Love Struck (Miss Match #2)

By: Laurelin McGee



But that was mostly because she had barely brushed her own hair for a year or so. It was surprisingly easy to resent the people who had it all together. Sometimes Lacy wondered if people used to resent her, too.

Kat looked up and grinned. Lacy blew her a kiss.

Kat held up her hand in the shape of a phone and mouthed, “Call me later.”

Suppressing a groan, Lacy gave her a thumbs-up and hurried after Darrin, who was waiting in the doorway clearing his throat. As she walked in, he slammed the door behind her.

Which suddenly put Lacy on guard. The last time she’d been in Darrin’s office with the door shut was when he’d told her that due to slow business, he had to cut her studio hours.

She didn’t have many more hours left to cut. Please, oh please, oh please, don’t let it mean I’m getting fired. She would die if she didn’t have this job. Well, not die. She tried not to use that term loosely after Lance—don’t think about him, don’t cry—but it would be near dying. Playing around town and laying down background tracks had been the only things she’d lived for the last few months. The only times she could lose herself in fantasies of him without anyone questioning where she was in her head. She was able to get so few gigs these days, without the studio she’d be …

She couldn’t bear to think about it. She’d wait until he said it outright, even if that was only seconds away.

Tightly gripping the back of the bar stool that Darrin had repurposed—aka, stolen—for his office guests, Lacy attempted to hide her trepidation. “What is it?”

Darrin slumped into his beat-up, faux-leather rolling chair, flinging a leg up on a file cabinet, nearly toppling the pile of sheet music on top. “I just got off the phone with the singer from Bitchy Ether. You know, the girl band from Harvard?”

It was Lacy’s turn to eye roll. “I remember them. Bunch of women’s studies majors, no real inspiration except to represent women in music. I am so not looking forward to mixing their album.”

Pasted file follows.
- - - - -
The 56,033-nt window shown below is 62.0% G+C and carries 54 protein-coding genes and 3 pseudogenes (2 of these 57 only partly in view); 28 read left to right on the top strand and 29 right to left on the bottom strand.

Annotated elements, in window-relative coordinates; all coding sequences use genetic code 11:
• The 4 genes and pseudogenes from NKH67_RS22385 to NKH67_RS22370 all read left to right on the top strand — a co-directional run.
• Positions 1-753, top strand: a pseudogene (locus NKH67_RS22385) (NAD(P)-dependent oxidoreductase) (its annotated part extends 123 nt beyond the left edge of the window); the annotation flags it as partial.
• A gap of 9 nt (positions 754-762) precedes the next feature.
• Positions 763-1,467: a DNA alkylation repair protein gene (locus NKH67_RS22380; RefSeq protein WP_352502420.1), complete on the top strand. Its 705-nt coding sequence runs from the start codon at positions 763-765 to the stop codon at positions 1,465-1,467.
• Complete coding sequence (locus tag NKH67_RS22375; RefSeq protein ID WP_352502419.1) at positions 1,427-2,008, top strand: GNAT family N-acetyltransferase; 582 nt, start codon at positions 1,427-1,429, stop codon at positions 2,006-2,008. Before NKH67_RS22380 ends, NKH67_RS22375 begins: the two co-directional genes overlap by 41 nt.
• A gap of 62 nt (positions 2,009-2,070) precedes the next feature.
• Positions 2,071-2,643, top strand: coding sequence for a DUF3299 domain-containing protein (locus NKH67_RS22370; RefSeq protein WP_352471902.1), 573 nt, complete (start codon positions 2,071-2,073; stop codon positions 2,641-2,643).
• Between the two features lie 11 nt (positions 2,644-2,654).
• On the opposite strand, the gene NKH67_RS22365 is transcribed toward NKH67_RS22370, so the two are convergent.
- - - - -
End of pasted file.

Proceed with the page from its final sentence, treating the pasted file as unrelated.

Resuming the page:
“Well, that’s the thing.” Darrin was practically bouncing, which was sort of funny considering that he was talking about some of the most annoyingly serious musicians ever to grace the booths of his studio. Also, it was strange for a guy with such a hardcore look. His tattoos were uncountable, his hair was perfectly coiffed in a rockabilly cut, and the spikes on his collar and wristband would intimidate a pit bull. Any behavior that was giddy in nature seemed completely out of place on him, but that was only if you didn’t know the guy.

“What’s the thing? Did they actually figure out how to play their instruments? Or write a song that isn’t copied from the SCUM manifesto?” Lacy giggled a little. She only knew about that particular piece of literature from her feminist neighbor Jaylene. Jay loved Bitchy Ether. She might have been their only fan.

“No, none of that. Apparently, ‘bitchy ether’ is a lifestyle, not just a name. The band has broken up, and I was forced to listen to various reasons why for at least twenty minutes. Which brings me to my point, my darling.”

Dammit, she knew it. Now he was going to tell her that since the schedule was empty, he didn’t need her. At least he was giving her the news gently, with terms of endearment. Darrin was the only person she knew who could say things like ‘darling’ without sounding condescending.

Well, if he was going to be graceful about it, so was she. She could save the crying for home, like she usually did, where she could bury her face in Lance’s pillow. “Out with it, beloved boss. I can take it. Tell me your point.” She’d become amazingly good at false strength. He didn’t even notice her wobbling knees.

“The point is, we suddenly have an opening for studio time. And I wouldn’t dream of opening it publicly without offering it to you first.”

Oh.

She blinked, surprise momentarily throwing her speechless. That was definitely not what she’d expected him to say.

Maybe she’d heard him wrong. “You’re offering their studio time to me?” With the cut back to just one operating booth, the calendar had filled up quickly. Lacy wasn’t on the books now to get in for months, and that was with staff preferential treatment.

“I know you were hoping to record your new album, and this gets you in ten weeks out instead of after the New Year.… How much do you love me?” Now he actually was bouncing. It was so adorable, she could almost ignore that this was the last thing she wanted him to be saying to her.

It was also really amazingly kind. Lacy may have teared up. Only a tiny bit, though.

“I love you the mostest, D. Thank you.” She really meant it, too. Despite the pit that had just formed in her stomach. She smiled extra big so he wouldn’t notice her hand resting on it, trying to quell the sudden wave of nausea.

“You don’t have to thank me. I just can’t wait to hear what you’ve been working on. It’s been a shit year for you, Lace, but I know your music is going to be amazing. I’m so proud of you. Get the heck out of here before I get emotional.” He waved his hand toward the door. “And stop pretending to fine-tune. Go grab a drink or something. Have a good weekend. Tell your sister I said what’s up!” He was practically shouting as she ran from the office.

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